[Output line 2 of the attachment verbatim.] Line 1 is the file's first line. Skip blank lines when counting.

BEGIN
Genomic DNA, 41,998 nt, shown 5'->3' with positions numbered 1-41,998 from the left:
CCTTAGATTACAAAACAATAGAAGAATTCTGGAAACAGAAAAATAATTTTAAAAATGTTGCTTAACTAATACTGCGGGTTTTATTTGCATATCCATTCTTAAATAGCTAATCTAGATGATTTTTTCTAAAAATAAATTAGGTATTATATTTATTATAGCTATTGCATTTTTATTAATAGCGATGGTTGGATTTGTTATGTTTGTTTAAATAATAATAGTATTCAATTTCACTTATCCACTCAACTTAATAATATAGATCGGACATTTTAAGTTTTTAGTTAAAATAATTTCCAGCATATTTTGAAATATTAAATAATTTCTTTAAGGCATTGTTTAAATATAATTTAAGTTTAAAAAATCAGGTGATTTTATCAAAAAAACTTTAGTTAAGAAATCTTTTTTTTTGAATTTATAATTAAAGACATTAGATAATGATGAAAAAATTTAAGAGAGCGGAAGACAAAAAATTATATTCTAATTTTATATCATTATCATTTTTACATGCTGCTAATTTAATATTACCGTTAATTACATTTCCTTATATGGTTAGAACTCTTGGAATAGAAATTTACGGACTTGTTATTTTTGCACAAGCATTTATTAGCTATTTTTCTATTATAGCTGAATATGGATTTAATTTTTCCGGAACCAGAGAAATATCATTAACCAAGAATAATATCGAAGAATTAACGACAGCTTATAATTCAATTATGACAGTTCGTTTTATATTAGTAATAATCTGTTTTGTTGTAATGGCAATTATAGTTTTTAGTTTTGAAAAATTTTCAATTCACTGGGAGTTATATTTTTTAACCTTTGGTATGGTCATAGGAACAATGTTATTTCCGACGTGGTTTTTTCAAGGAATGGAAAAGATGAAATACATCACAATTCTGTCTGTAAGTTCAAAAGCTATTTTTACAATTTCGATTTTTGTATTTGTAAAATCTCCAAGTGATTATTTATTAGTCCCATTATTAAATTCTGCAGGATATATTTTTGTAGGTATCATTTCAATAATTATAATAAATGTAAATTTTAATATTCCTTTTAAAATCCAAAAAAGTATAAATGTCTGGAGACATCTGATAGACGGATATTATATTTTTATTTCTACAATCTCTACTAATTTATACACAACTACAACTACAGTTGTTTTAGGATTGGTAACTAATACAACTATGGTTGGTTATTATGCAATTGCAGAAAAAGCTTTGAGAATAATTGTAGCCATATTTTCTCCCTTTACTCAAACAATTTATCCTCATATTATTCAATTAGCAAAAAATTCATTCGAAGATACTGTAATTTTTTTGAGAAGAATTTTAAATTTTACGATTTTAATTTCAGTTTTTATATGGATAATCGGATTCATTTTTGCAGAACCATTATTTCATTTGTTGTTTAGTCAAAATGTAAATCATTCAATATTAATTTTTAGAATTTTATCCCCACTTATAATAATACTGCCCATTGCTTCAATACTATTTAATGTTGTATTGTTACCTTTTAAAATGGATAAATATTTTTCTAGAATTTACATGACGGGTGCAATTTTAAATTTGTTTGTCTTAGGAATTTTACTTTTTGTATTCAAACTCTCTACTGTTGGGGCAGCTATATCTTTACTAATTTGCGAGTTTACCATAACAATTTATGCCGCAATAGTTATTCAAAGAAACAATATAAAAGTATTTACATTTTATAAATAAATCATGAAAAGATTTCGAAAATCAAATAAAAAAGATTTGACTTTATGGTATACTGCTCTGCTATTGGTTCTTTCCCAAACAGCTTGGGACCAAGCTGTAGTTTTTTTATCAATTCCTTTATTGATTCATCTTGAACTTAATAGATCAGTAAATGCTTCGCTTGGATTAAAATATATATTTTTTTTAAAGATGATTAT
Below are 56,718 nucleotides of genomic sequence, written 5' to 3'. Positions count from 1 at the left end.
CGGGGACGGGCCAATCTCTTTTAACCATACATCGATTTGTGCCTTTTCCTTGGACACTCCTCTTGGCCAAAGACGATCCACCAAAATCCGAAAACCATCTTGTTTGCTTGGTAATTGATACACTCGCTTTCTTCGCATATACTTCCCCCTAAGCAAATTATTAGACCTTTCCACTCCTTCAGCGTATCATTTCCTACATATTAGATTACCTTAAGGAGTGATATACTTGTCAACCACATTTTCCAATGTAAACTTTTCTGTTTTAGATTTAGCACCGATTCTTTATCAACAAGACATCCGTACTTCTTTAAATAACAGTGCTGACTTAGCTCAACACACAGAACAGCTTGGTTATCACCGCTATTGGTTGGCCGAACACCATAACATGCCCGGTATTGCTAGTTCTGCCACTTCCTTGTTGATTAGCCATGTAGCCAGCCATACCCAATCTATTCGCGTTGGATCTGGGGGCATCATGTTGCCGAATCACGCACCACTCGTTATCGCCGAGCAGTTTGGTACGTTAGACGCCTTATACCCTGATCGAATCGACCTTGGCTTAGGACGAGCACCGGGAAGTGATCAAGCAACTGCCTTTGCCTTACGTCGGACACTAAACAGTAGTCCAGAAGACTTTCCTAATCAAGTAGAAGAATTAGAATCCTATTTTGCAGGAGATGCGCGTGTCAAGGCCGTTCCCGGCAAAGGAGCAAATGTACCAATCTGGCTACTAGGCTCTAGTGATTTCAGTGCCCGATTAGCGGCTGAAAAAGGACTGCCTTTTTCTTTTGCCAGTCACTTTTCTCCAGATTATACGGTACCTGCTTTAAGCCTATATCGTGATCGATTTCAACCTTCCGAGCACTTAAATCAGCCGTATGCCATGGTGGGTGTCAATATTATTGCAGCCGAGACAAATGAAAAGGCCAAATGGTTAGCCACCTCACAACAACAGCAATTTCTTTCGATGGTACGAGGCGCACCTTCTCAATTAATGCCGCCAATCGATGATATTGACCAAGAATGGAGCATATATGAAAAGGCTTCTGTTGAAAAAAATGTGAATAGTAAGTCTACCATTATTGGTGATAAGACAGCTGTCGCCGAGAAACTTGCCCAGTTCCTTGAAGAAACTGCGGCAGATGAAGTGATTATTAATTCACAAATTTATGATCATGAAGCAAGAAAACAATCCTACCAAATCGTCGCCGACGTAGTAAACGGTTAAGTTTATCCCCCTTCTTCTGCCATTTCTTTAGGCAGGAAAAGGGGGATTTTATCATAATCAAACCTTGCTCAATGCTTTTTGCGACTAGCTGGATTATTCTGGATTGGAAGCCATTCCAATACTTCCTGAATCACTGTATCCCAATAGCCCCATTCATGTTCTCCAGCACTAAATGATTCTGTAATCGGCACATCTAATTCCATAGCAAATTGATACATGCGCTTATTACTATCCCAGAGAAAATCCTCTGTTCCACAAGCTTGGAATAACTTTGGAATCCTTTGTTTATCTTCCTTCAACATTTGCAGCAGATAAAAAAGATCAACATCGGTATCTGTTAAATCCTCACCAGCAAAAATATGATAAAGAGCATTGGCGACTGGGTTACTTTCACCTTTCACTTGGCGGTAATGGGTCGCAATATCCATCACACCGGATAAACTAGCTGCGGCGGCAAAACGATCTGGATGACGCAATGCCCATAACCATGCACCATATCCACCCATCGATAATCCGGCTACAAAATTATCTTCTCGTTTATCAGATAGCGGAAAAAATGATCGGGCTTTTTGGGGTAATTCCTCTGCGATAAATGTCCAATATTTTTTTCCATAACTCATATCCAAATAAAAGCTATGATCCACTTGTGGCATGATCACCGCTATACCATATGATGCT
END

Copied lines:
CCTTAGATTACAAAACAATAGAAGAATTCTGGAAACAGAAAAATAATTTTAAAAATGTTGCTTAACTAATACTGCGGGTTTTATTTGCATATCCATTCTTAAATAGCTAATCTAGATGATTTTTTCTAAAAATAAATTAGGTATTATATTTATTATAGCTATTGCATTTTTATTAATAGCGATGGTTGGATTTGTTATGTTTGTTTAAATAATAATAGTATTCAATTTCACTTATCCACTCAACTTAATAATATAGATCGGACATTTTAAGTTTTTAGTTAAAATAATTTCCAGCATATTTTGAAATATTAAATAATTTCTTTAAGGCATTGTTTAAATATAATTTAAGTTTAAAAAATCAGGTGATTTTATCAAAAAAACTTTAGTTAAGAAATCTTTTTTTTTGAATTTATAATTAAAGACATTAGATAATGATGAAAAAATTTAAGAGAGCGGAAGACAAAAAATTATATTCTAATTTTATATCATTATCATTTTTACATGCTGCTAATTTAATATTACCGTTAATTACATTTCCTTATATGGTTAGAACTCTTGGAATAGAAATTTACGGACTTGTTATTTTTGCACAAGCATTTATTAGCTATTTTTCTATTATAGCTGAATATGGATTTAATTTTTCCGGAACCAGAGAAATATCATTAACCAAGAATAATATCGAAGAATTAACGACAGCTTATAATTCAATTATGACAGTTCGTTTTATATTAGTAATAATCTGTTTTGTTGTAATGGCAATTATAGTTTTTAGTTTTGAAAAATTTTCAATTCACTGGGAGTTATATTTTTTAACCTTTGGTATGGTCATAGGAACAATGTTATTTCCGACGTGGTTTTTTCAAGGAATGGAAAAGATGAAATACATCACAATTCTGTCTGTAAGTTCAAAAGCTATTTTTACAATTTCGATTTTTGTATTTGTAAAATCTCCAAGTGATTATTTATTAGTCCCATTATTAAATTCTGCAGGATATATTTTTGTAGGTATCATTTCAATAATTATAATAAATGTAAATTTTAATATTCCTTTTAAAATCCAAAAAAGTATAAATGTCTGGAGACATCTGATAGACGGATATTATATTTTTATTTCTACAATCTCTACTAATTTATACACAACTACAACTACAGTTGTTTTAGGATTGGTAACTAATACAACTATGGTTGGTTATTATGCAATTGCAGAAAAAGCTTTGAGAATAATTGTAGCCATATTTTCTCCCTTTACTCAAACAATTTATCCTCATATTATTCAATTAGCAAAAAATTCATTCGAAGATACTGTAATTTTTTTGAGAAGAATTTTAAATTTTACGATTTTAATTTCAGTTTTTATATGGATAATCGGATTCATTTTTGCAGAACCATTATTTCATTTGTTGTTTAGTCAAAATGTAAATCATTCAATATTAATTTTTAGAATTTTATCCCCACTTATAATAATACTGCCCATTGCTTCAATACTATTTAATGTTGTATTGTTACCTTTTAAAATGGATAAATATTTTTCTAGAATTTACATGACGGGTGCAATTTTAAATTTGTTTGTCTTAGGAATTTTACTTTTTGTATTCAAACTCTCTACTGTTGGGGCAGCTATATCTTTACTAATTTGCGAGTTTACCATAACAATTTATGCCGCAATAGTTATTCAAAGAAACAATATAAAAGTATTTACATTTTATAAATAAATCATGAAAAGATTTCGAAAATCAAATAAAAAAGATTTGACTTTATGGTATACTGCTCTGCTATTGGTTCTTTCCCAAACAGCTTGGGACCAAGCTGTAGTTTTTTTATCAATTCCTTTATTGATTCATCTTGAACTTAATAGATCAGTAAATGCTTCGCTTGGATTAAAATATATATTTTTTTTAAAGATGATTAT